• In the first week of the post-Frank Gore San Francisco 49ers backfield, Brian Westbrook and Anthony Dixon evenly divided the carries (9 apiece), and don't overlook that Westbrook was targeted just once and didn't record a catch. It's the receiving numbers that are most disappointing, as Westbrook already figured to lose goal-line carries (Dixon got the 49ers' only opportunity Sunday and was stuffed). Their future matchups aren't as poor as this one was, but it seems neither back can be counted on as more than a flex option going forward.

One play makes your day

Chris Ivory's 55-yard touchdown jaunt, which capitalized on a mistake by Bengals safety Chinedum Ndukwe, who committed inside, transformed the New Orleans Saints running back's fantasy day from good to great. Ivory finished with 23 fantasy points, third-most among running backs entering "Sunday Night Football," but take out the lengthy run and he'd have been a 12-point performer with only a 4.4 yard-per-carry average (as opposed to his final 7.8 number).

Not to take anything from Ivory's effort; stats are stats. But before you regard his final stat line as reason to project him as the rest-of-the-year starter with 15-plus weekly carries, remember that Pierre Thomas (ankle) nearly suited up for the contest, and still figures into the backfield mix. Thomas might return for Week 14, which would continue to cloud things in the Saints' backfield. Ivory probably deserves to keep starting, but then the same thing was said of Mike Goodson of the Panthers recently.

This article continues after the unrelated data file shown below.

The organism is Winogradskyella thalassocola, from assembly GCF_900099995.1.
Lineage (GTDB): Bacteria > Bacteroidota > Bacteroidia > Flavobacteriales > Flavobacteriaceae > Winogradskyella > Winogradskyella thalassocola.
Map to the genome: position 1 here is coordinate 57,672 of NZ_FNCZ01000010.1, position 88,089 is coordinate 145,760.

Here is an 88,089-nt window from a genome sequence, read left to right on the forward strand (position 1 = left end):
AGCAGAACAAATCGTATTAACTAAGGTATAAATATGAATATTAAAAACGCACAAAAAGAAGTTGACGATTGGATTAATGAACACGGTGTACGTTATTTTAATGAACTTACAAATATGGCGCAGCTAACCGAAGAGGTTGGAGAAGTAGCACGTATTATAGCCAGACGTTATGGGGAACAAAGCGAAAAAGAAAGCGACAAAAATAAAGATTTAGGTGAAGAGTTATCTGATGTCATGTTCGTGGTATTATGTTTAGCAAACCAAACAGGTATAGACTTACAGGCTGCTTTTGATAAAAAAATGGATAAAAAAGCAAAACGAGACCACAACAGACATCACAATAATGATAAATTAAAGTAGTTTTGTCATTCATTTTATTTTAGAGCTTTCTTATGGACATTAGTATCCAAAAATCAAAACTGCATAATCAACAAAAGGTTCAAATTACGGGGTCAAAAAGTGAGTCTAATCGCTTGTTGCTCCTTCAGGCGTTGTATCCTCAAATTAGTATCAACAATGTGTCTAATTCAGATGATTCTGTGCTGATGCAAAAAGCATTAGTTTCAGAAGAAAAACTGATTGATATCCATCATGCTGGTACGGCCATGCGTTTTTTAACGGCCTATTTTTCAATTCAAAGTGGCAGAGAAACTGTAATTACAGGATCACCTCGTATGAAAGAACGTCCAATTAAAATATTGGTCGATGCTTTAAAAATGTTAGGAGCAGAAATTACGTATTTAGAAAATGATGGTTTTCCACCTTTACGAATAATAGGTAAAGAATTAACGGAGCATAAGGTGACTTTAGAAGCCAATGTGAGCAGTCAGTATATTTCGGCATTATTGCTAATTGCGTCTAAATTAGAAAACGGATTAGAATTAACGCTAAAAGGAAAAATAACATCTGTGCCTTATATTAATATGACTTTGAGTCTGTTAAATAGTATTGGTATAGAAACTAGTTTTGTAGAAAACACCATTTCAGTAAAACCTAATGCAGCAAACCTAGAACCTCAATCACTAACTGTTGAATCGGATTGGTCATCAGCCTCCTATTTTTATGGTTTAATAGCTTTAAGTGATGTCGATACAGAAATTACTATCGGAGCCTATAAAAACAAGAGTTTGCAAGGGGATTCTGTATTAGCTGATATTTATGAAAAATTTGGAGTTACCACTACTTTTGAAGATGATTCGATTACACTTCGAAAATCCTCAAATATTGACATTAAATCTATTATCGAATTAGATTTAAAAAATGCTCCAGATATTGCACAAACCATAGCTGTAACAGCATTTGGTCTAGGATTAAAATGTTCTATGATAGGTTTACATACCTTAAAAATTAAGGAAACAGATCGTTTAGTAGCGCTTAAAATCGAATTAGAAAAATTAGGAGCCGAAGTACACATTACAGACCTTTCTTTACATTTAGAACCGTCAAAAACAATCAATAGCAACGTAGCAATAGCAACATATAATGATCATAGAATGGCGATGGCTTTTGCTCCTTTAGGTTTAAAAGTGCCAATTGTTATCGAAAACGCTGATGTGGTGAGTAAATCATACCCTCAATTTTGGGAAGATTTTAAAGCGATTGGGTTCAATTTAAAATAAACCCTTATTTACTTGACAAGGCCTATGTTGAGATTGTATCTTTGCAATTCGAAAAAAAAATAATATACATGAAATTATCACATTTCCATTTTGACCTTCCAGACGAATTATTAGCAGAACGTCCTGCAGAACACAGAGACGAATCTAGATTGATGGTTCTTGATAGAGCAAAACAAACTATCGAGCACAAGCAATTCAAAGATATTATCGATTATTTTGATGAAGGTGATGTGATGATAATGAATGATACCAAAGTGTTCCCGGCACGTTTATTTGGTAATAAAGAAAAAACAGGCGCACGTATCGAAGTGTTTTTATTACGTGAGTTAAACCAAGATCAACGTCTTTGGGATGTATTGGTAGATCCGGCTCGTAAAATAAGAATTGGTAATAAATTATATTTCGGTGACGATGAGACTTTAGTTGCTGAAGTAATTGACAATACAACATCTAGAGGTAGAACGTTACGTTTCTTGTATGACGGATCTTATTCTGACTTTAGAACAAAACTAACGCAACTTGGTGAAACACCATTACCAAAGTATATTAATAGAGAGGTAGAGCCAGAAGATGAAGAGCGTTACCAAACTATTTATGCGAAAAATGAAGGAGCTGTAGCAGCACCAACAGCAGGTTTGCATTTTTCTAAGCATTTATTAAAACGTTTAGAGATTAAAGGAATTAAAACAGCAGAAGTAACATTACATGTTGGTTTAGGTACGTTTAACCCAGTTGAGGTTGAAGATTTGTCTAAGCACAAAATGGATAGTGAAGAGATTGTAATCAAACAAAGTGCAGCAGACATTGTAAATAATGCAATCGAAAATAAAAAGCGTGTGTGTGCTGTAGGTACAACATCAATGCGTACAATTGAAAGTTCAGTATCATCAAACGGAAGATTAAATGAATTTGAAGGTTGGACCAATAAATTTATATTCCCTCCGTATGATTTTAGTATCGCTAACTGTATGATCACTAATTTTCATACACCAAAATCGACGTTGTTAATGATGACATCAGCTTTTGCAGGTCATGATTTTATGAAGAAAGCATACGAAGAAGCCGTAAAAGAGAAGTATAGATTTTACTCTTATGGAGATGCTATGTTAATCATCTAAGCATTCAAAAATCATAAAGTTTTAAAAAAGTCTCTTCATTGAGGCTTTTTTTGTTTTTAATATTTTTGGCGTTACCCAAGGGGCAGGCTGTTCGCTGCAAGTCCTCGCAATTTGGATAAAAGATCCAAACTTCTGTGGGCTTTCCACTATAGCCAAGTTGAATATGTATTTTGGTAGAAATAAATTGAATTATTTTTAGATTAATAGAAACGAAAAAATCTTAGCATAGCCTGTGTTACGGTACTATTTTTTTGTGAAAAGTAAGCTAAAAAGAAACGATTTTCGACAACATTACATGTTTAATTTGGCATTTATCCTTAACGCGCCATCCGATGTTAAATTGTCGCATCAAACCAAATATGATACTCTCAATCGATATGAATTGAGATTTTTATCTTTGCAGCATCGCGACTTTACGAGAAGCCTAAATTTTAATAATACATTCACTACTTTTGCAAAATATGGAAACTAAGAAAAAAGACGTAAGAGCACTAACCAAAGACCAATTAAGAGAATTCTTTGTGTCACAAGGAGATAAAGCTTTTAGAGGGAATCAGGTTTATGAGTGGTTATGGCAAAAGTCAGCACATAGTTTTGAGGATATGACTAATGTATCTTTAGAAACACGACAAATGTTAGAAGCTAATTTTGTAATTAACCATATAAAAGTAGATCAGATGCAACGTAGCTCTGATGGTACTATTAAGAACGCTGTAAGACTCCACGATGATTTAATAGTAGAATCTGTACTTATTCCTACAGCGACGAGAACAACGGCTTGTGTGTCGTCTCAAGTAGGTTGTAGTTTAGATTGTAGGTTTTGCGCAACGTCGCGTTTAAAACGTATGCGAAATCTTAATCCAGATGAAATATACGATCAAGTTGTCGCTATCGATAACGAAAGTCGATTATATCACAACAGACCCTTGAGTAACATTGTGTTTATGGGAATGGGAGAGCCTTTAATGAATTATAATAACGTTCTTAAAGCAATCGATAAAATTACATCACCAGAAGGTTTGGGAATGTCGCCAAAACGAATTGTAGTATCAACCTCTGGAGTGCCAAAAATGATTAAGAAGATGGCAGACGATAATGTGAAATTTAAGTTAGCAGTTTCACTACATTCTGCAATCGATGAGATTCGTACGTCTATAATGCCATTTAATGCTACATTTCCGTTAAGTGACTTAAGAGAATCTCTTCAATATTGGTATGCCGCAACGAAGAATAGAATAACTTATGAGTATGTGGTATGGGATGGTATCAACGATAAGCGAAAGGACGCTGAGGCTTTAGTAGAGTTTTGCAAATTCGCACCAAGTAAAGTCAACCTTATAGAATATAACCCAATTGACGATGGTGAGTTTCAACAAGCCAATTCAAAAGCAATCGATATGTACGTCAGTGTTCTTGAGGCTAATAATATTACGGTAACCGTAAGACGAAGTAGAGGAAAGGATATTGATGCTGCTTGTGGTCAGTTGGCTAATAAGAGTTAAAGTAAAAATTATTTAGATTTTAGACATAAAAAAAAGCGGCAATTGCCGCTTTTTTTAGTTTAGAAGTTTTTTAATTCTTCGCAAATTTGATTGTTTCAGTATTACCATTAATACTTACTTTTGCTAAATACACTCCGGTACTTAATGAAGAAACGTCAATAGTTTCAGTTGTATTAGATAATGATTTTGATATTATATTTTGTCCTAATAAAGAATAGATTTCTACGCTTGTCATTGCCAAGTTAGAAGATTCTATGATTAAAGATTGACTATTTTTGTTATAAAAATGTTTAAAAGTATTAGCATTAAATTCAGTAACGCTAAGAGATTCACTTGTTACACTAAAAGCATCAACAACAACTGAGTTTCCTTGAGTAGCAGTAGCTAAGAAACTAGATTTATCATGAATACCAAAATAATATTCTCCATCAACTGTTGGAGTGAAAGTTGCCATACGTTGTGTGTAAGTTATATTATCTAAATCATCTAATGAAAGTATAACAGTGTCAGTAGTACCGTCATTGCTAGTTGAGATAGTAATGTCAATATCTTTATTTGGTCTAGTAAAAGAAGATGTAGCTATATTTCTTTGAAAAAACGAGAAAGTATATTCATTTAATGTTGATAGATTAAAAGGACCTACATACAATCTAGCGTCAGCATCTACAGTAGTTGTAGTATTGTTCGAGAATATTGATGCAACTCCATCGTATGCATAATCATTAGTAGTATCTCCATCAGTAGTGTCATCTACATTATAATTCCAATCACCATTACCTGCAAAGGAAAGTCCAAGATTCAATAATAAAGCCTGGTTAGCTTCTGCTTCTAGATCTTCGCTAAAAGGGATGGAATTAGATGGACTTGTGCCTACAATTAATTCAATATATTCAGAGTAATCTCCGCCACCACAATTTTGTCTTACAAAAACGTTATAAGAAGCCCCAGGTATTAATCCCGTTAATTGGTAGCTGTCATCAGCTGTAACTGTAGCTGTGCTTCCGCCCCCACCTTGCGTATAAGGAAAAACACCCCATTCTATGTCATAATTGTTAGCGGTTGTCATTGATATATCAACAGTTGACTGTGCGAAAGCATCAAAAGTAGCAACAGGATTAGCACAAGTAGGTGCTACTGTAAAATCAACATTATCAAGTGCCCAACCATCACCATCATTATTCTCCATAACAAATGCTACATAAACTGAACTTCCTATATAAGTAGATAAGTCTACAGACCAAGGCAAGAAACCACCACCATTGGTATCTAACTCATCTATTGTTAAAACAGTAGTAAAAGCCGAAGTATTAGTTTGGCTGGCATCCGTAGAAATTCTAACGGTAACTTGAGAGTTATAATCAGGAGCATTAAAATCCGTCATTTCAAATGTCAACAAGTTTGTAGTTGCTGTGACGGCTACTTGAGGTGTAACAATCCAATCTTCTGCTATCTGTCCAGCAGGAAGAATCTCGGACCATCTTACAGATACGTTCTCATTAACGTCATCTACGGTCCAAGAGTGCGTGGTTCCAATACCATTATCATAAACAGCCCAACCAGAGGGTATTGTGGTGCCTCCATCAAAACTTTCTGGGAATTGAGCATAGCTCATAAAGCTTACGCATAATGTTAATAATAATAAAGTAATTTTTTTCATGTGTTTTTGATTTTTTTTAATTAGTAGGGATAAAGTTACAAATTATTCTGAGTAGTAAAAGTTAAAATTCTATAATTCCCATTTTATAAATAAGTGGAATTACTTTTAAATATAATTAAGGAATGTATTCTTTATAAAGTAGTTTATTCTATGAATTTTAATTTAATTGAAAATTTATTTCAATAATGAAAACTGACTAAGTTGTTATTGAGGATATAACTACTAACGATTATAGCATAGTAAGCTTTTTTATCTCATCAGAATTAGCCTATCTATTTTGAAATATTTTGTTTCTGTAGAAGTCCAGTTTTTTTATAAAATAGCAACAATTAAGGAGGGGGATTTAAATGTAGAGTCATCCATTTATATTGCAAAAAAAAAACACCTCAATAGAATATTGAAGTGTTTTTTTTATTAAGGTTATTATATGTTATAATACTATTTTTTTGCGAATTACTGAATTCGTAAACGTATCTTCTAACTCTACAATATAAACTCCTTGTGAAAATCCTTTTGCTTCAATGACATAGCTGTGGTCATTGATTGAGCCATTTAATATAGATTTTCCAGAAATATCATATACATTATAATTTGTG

Injury report

For the latest injury updates, check back for Stephania Bell's analysis throughout the week and keep tabs on the Monday news conferences.

Dez Bryant (ankle): His was the most devastating loss of Week 13, as he suffered what the telecast reported was a broken ankle on a kick return during the fourth quarter. Bryant's season is finished if true, ending what was a somewhat hot spell in which he had six receiving touchdowns in his past eight games. He made an instant transition to the Dallas Cowboys' offense and should rank among the more attractive breakout candidates of 2011 with some luck in his rehabilitation, but for now, expect more targets for Roy E. Williams.

Brett Favre (shoulder): The Ancient One suffered yet another injury; toss this one onto the pile along with the ankle, back, elbow, foot, chin, ankle (again) and neck injuries he has suffered so far. Favre was knocked from Sunday's game on the opening possession after taking a hard hit from behind by Bills linebacker Arthur Moats. Favre was diagnosed with a shoulder injury, leaving him with precious few completely healthy body parts, but when it comes to the Ancient One, you know the drill: There'll be much hand-wringing over whether his consecutive-games streak (now at 297) might be snapped, he'll be limited in practice, but somehow he'll find a way to suit up come Week 14. Planning for anything different is foolish, not that it matters to fantasy owners; it's further evidence that Favre belongs nowhere near your lineup, between his injuries and diminished performance. Heck, the Vikings would probably be better off letting Tarvaris Jackson play the remainder of the year; despite his three interceptions in relief on Sunday, he completed 15 of 22 passes for 187 yards and two scores and flashed markedly better chemistry with Sidney Rice than Favre did.